I will be the first to admit that I enjoyed The Riot Club a hell of a lot more than I thought I would. I expect it to divide audiences across the country but The Riot Club is a solid drama full of fine performances from some of Britain’s best young talent.
Based on the play Posh written by Laura Wade, on writing duties again here, The Riot Club focuses on the prestigious Riot Club of Oxford University. The club is made up of ten of the brightest male students with the most potential to become future ‘legends’ of the club.
With eight members at the start of the year, the club try and recruit two new members, eventually deciding upon the uptight Alistair (Sam Claflin) and the easy-going Miles (Max Irons), two students who could not be more opposite if they tried.
With the initiations complete, the club embark upon their annual dinner; an evening where debauchery runs amok and legends are made. That is until proceedings take a turn for the worse.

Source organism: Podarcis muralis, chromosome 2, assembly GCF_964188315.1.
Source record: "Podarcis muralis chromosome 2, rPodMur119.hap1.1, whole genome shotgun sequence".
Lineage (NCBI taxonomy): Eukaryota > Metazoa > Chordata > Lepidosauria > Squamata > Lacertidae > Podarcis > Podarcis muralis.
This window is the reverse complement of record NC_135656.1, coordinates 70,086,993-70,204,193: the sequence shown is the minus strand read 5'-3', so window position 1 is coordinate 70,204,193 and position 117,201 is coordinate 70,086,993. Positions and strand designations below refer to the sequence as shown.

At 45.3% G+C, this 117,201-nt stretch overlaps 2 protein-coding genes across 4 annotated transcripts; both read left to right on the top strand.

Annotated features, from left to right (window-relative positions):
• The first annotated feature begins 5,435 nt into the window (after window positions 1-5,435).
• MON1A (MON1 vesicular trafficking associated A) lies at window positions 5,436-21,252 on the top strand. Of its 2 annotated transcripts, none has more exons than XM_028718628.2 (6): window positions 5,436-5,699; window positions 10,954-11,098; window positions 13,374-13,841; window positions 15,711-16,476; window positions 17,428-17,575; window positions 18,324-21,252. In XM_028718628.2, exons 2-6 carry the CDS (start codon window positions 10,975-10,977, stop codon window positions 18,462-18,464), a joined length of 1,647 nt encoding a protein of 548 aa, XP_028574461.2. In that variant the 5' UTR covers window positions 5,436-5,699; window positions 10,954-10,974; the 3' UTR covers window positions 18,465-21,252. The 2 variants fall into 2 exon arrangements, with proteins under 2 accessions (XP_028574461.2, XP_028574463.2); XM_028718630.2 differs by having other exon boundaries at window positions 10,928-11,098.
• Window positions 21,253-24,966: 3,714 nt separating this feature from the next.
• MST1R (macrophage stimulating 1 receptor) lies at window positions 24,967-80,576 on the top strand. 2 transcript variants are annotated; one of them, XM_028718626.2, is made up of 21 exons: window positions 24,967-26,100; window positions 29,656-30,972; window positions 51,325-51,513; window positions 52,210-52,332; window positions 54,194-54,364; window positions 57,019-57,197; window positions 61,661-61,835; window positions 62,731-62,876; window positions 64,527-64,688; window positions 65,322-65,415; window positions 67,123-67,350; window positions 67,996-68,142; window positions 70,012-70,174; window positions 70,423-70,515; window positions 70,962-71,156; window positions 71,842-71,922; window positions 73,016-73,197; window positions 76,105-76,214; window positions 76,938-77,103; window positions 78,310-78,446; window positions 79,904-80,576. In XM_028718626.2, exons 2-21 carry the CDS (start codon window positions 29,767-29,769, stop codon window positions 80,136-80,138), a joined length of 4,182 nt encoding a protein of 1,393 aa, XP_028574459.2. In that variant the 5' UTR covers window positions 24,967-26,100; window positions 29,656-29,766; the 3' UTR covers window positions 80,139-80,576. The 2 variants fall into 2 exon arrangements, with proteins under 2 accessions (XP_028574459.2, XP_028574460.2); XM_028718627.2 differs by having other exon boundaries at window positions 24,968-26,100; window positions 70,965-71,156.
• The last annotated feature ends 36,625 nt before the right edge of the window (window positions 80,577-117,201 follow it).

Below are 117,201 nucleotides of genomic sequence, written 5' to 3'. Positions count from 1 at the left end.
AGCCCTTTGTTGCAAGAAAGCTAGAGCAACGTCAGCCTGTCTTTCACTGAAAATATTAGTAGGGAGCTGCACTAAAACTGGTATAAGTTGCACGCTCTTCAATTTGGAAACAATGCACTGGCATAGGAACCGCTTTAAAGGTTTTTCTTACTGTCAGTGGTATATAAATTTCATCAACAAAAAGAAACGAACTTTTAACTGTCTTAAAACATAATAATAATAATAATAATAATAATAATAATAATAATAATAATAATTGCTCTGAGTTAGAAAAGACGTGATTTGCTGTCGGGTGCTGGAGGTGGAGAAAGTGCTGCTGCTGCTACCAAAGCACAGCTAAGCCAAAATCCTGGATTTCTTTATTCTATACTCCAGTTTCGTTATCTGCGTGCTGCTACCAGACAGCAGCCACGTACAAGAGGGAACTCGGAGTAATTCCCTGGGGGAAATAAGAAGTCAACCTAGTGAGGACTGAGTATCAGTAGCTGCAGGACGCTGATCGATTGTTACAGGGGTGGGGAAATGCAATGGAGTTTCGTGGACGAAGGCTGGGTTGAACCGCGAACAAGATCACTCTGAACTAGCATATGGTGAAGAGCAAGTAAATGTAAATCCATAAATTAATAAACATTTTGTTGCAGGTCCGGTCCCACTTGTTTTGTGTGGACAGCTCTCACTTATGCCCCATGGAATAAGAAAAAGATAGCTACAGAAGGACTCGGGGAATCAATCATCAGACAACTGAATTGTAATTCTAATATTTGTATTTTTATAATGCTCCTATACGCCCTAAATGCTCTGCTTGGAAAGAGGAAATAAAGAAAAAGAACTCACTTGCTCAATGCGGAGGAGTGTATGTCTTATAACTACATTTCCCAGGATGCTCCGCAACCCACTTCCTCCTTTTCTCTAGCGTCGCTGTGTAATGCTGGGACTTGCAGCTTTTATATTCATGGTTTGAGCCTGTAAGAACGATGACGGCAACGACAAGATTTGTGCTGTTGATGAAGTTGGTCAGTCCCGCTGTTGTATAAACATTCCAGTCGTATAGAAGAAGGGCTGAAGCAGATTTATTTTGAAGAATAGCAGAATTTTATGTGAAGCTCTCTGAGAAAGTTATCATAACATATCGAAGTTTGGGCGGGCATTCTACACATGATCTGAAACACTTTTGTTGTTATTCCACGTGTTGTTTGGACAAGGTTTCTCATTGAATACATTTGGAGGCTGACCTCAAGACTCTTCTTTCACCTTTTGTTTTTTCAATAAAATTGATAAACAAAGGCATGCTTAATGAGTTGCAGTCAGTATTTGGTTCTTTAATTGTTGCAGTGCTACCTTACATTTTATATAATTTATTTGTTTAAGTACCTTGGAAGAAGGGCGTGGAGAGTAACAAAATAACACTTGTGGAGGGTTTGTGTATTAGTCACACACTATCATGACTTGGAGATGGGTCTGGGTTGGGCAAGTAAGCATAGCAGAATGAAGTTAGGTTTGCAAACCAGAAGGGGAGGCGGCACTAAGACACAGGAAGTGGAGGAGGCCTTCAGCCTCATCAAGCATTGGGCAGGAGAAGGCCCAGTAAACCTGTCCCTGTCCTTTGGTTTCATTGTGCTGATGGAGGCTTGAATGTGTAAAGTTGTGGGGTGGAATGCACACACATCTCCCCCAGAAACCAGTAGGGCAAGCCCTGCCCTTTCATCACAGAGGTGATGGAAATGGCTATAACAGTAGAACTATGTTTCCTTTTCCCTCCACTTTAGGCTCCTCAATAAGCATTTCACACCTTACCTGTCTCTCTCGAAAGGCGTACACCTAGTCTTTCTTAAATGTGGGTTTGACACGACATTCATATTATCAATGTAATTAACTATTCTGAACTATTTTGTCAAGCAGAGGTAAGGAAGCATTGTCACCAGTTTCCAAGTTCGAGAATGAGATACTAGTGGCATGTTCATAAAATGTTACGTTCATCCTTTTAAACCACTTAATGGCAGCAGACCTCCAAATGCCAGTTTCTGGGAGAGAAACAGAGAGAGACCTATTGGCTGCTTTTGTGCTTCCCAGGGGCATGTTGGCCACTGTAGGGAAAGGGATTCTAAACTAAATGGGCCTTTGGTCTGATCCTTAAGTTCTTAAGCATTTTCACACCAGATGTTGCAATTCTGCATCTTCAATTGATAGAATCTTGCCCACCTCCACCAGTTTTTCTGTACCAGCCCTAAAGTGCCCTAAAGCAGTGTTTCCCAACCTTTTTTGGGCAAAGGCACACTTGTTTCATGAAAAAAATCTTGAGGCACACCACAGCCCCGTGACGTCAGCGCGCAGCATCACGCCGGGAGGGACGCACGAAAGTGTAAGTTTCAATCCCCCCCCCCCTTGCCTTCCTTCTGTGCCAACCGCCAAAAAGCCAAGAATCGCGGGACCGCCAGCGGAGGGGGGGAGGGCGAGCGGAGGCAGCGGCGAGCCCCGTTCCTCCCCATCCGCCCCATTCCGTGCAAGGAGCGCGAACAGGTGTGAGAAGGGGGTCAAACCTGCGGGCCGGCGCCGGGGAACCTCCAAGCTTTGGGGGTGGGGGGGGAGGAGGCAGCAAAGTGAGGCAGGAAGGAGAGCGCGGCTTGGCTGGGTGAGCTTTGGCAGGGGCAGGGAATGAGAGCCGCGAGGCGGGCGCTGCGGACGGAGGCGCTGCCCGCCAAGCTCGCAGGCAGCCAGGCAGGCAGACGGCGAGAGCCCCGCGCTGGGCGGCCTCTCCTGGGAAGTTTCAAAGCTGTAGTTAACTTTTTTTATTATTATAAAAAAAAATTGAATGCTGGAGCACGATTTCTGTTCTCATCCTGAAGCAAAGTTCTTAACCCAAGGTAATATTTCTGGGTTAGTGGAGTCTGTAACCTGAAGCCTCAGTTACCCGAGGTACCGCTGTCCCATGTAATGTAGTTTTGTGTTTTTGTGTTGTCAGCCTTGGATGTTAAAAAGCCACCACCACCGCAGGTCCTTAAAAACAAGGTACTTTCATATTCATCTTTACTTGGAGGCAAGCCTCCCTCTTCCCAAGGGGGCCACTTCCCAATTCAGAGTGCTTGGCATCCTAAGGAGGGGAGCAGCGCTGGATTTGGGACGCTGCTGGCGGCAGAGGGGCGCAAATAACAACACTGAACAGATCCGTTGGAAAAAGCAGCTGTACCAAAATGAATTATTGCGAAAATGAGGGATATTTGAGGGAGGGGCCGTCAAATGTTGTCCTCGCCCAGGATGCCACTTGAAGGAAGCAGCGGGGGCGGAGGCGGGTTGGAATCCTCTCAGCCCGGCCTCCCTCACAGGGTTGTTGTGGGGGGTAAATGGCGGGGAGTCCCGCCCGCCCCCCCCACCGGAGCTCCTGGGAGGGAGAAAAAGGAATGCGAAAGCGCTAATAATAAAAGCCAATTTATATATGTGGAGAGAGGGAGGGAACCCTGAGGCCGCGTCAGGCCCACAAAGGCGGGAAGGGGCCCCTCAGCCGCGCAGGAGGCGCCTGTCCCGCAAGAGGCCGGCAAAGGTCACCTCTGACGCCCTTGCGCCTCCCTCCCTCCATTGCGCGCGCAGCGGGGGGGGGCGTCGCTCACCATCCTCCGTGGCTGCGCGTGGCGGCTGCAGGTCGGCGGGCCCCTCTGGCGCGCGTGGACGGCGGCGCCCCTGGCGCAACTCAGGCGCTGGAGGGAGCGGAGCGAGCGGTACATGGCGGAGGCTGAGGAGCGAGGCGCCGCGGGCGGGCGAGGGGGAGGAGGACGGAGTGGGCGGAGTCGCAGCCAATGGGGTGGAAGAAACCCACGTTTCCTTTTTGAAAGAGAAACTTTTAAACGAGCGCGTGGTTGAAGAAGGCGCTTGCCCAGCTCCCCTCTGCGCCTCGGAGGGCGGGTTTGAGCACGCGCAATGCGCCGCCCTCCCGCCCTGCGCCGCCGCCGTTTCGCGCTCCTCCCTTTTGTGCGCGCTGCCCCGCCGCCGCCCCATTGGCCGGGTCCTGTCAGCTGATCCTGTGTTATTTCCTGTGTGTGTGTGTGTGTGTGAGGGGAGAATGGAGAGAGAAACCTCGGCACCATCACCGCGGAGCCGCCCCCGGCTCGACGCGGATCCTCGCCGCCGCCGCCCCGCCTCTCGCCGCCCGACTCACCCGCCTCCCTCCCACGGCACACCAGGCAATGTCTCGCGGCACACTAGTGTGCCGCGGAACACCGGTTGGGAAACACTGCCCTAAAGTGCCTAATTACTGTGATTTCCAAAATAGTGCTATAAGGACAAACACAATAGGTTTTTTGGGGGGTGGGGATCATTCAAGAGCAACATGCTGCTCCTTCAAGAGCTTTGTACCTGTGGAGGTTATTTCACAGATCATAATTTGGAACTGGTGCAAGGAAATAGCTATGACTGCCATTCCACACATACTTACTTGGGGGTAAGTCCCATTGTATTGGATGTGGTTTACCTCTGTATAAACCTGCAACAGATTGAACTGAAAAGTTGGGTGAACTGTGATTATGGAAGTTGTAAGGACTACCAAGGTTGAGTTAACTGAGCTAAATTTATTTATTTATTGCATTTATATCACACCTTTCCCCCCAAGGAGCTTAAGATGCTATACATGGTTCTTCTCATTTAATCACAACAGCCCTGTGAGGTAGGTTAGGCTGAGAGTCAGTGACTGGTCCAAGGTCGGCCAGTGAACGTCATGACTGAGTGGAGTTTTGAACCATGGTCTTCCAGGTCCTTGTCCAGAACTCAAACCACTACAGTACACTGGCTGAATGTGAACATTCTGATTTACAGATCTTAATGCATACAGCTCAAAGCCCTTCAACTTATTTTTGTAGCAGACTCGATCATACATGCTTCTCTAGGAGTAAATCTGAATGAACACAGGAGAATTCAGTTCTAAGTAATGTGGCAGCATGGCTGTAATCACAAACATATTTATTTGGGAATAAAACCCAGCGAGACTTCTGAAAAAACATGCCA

Wade has written an entirely new first act for the film that doesn’t appear in the original play, allowing an introduction to all of the characters rather than just going straight into the dinner scene. I just don’t see how the film could have worked without these introductions.
The film’s biggest strength is its cast and their performances. That is why I found it as entertaining as I did. Each member of the Riot Club is portrayed with such youthful exuberance and energy that it would be hard to see these guys not hanging out with each other in their every day lives.
These aren’t nice characters, they aren’t supposed to be however, there should be one character that the audience are able to empathise with when disaster strikes. In this case, that character is Miles. The only problem is that he is such a weak-minded character that the audience will find it impossible to feel any sympathy towards him.
You will begin by loving these guys but as the film goes on, you will gradually begin to hate them more and more. After all, money cannot buy you friends.